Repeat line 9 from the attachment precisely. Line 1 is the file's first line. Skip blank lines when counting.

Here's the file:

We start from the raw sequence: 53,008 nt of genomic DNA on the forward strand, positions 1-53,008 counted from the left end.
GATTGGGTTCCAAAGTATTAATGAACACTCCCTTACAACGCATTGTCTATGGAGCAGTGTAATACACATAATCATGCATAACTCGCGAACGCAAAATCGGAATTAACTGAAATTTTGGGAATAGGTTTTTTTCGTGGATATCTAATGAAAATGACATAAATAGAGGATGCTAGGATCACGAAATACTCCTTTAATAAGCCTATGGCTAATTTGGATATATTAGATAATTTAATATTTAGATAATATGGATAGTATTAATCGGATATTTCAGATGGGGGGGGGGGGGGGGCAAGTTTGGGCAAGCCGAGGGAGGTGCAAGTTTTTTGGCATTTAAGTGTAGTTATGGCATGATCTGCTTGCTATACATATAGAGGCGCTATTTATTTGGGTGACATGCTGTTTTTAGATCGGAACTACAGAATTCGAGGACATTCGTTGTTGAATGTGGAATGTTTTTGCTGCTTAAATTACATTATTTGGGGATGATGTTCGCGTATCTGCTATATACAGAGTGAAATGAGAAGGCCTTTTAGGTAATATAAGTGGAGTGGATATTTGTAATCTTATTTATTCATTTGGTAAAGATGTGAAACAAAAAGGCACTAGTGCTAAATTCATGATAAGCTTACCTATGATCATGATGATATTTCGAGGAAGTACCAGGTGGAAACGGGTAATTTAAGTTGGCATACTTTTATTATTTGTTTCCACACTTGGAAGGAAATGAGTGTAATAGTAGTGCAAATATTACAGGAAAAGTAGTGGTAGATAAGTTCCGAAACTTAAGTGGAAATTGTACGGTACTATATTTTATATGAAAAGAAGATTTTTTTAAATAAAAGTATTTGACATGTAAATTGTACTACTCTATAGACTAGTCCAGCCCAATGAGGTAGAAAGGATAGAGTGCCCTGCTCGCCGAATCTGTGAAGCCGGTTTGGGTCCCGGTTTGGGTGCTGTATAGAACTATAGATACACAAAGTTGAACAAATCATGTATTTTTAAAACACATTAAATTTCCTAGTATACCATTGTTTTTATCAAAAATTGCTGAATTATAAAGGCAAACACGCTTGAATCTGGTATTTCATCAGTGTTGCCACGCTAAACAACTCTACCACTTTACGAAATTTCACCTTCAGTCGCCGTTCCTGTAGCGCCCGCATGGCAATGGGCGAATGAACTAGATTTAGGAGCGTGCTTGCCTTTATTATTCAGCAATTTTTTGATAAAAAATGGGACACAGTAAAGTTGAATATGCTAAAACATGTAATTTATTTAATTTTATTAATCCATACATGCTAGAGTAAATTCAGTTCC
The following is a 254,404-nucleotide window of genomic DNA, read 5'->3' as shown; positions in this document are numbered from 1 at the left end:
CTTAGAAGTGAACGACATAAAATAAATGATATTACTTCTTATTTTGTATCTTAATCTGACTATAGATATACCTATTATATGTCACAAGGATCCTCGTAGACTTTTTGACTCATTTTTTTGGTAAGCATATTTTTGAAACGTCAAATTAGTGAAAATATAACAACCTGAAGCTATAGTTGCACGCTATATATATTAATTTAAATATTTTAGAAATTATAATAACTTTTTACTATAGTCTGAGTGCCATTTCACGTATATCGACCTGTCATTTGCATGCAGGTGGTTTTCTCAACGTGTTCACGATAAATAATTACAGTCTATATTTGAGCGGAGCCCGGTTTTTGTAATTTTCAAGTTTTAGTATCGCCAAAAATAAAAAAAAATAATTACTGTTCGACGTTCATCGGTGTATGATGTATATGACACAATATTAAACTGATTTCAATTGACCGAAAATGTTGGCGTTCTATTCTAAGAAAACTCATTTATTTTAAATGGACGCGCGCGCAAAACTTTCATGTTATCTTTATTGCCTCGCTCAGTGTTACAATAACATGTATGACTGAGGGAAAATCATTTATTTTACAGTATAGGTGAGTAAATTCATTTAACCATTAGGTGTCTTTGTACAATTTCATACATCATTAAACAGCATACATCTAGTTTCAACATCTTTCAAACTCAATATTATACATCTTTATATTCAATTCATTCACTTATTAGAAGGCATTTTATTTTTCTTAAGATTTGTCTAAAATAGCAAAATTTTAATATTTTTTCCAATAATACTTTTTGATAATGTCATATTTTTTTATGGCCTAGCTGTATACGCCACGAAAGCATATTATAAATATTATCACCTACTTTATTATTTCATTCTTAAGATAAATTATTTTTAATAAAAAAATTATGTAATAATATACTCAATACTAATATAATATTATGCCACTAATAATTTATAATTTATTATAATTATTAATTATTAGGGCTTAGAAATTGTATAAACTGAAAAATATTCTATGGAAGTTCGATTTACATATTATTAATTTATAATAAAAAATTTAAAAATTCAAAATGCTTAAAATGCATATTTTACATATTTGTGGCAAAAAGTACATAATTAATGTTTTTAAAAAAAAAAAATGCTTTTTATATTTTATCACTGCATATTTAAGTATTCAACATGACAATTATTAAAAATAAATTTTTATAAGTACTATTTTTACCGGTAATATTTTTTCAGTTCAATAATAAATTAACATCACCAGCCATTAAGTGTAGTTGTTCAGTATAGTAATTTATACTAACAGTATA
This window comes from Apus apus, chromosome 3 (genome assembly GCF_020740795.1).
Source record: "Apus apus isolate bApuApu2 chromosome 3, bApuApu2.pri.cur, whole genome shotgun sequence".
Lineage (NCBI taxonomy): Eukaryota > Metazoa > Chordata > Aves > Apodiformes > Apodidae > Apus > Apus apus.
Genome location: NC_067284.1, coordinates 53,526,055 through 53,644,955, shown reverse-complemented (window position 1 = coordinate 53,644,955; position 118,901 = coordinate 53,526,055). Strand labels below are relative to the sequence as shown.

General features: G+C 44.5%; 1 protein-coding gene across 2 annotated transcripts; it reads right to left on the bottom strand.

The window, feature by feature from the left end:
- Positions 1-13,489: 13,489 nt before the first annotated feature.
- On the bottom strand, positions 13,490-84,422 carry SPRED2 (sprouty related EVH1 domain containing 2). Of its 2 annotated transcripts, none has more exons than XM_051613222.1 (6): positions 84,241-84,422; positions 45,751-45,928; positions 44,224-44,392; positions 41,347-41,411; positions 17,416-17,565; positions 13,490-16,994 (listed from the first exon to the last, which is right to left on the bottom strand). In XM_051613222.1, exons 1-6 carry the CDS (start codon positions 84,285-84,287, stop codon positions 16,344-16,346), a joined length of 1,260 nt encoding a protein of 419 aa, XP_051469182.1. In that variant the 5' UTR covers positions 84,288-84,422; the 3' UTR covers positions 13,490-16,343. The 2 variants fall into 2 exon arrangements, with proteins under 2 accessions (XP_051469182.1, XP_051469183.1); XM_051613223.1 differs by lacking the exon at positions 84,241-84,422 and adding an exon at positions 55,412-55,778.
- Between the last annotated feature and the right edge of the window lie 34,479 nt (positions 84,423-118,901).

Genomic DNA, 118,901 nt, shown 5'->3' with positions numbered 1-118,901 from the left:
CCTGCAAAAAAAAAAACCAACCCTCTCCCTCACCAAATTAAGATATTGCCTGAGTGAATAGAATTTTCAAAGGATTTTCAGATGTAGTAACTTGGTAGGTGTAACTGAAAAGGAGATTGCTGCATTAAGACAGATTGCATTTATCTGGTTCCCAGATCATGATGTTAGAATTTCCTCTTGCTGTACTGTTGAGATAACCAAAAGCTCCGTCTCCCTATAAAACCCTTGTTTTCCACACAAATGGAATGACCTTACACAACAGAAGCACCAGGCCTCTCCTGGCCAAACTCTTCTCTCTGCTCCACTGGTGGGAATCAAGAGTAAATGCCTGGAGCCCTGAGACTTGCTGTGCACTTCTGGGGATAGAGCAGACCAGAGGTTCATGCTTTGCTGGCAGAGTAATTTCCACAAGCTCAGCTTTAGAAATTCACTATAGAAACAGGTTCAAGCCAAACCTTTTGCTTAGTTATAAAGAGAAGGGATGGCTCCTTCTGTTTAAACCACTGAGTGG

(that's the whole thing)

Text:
General features: G+C 44.5%; 1 protein-coding gene across 2 annotated transcripts; it reads right to left on the bottom strand.